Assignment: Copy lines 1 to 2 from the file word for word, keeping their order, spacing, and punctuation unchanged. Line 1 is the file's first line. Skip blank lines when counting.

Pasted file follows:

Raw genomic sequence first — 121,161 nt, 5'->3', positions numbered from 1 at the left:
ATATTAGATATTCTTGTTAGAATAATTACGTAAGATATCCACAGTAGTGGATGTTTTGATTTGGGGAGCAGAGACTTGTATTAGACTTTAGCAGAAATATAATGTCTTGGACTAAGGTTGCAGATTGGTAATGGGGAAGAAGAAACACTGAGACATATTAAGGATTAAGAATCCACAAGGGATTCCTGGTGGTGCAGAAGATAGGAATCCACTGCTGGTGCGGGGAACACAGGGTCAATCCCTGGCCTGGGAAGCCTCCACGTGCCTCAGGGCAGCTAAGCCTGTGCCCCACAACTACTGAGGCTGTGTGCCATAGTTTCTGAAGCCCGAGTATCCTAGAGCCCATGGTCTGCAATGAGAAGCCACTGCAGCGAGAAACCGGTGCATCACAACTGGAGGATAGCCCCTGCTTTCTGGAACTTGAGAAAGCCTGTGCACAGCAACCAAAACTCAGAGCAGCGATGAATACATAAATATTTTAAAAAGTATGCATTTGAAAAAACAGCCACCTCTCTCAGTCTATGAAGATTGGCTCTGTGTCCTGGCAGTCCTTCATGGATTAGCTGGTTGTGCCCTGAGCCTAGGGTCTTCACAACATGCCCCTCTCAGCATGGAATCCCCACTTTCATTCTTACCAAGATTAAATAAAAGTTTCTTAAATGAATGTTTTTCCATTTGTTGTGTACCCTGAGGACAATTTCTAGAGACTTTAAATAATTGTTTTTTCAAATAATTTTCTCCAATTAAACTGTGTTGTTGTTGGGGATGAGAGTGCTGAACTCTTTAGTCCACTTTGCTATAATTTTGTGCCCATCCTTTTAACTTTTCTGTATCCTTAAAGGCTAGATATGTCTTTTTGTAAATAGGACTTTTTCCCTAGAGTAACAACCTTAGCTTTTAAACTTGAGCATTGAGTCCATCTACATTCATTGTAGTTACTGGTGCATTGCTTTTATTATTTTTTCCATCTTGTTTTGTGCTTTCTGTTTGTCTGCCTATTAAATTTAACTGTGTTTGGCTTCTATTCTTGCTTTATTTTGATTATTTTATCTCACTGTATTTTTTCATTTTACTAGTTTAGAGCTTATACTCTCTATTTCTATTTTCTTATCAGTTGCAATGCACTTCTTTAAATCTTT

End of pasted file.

Raw genomic sequence first — 121,161 nt, 5'->3', positions numbered from 1 at the left:
ATATTAGATATTCTTGTTAGAATAATTACGTAAGATATCCACAGTAGTGGATGTTTTGATTTGGGGAGCAGAGACTTGTATTAGACTTTAGCAGAAATATAATGTCTTGGACTAAGGTTGCAGATTGGTAATGGGGAAGAAGAAACACTGAGACATATTAAGGATTAAGAATCCACAAGGGATTCCTGGTGGTGCAGAAGATAGGAATCCACTGCTGGTGCGGGGAACACAGGGTCAATCCCTGGCCTGGGAAGCCTCCACGTGCCTCAGGGCAGCTAAGCCTGTGCCCCACAACTACTGAGGCTGTGTGCCATAGTTTCTGAAGCCCGAGTATCCTAGAGCCCATGGTCTGCAATGAGAAGCCACTGCAGCGAGAAACCGGTGCATCACAACTGGAGGATAGCCCCTGCTTTCTGGAACTTGAGAAAGCCTGTGCACAGCAACCAAAACTCAGAGCAGCGATGAATACATAAATATTTTAAAAAGTATGCATTTGAAAAAACAGCCACCTCTCTCAGTCTATGAAGATTGGCTCTGTGTCCTGGCAGTCCTTCATGGATTAGCTGGTTGTGCCCTGAGCCTAGGGTCTTCACAACATGCCCCTCTCAGCATGGAATCCCCACTTTCATTCTTACCAAGATTAAATAAAAGTTTCTTAAATGAATGTTTTTCCATTTGTTGTGTACCCTGAGGACAATTTCTAGAGACTTTAAATAATTGTTTTTTCAAATAATTTTCTCCAATTAAACTGTGTTGTTGTTGGGGATGAGAGTGCTGAACTCTTTAGTCCACTTTGCTATAATTTTGTGCCCATCCTTTTAACTTTTCTGTATCCTTAAAGGCTAGATATGTCTTTTTGTAAATAGGACTTTTTCCCTAGAGTAACAACCTTAGCTTTTAAACTTGAGCATTGAGTCCATCTACATTCATTGTAGTTACTGGTGCATTGCTTTTATTATTTTTTCCATCTTGTTTTGTGCTTTCTGTTTGTCTGCCTATTAAATTTAACTGTGTTTGGCTTCTATTCTTGCTTTATTTTGATTATTTTATCTCACTGTATTTTTTCATTTTACTAGTTTAGAGCTTATACTCTCTATTTCTATTTTCTTATCAGTTGCAATGCACTTCTTTAAATCTTT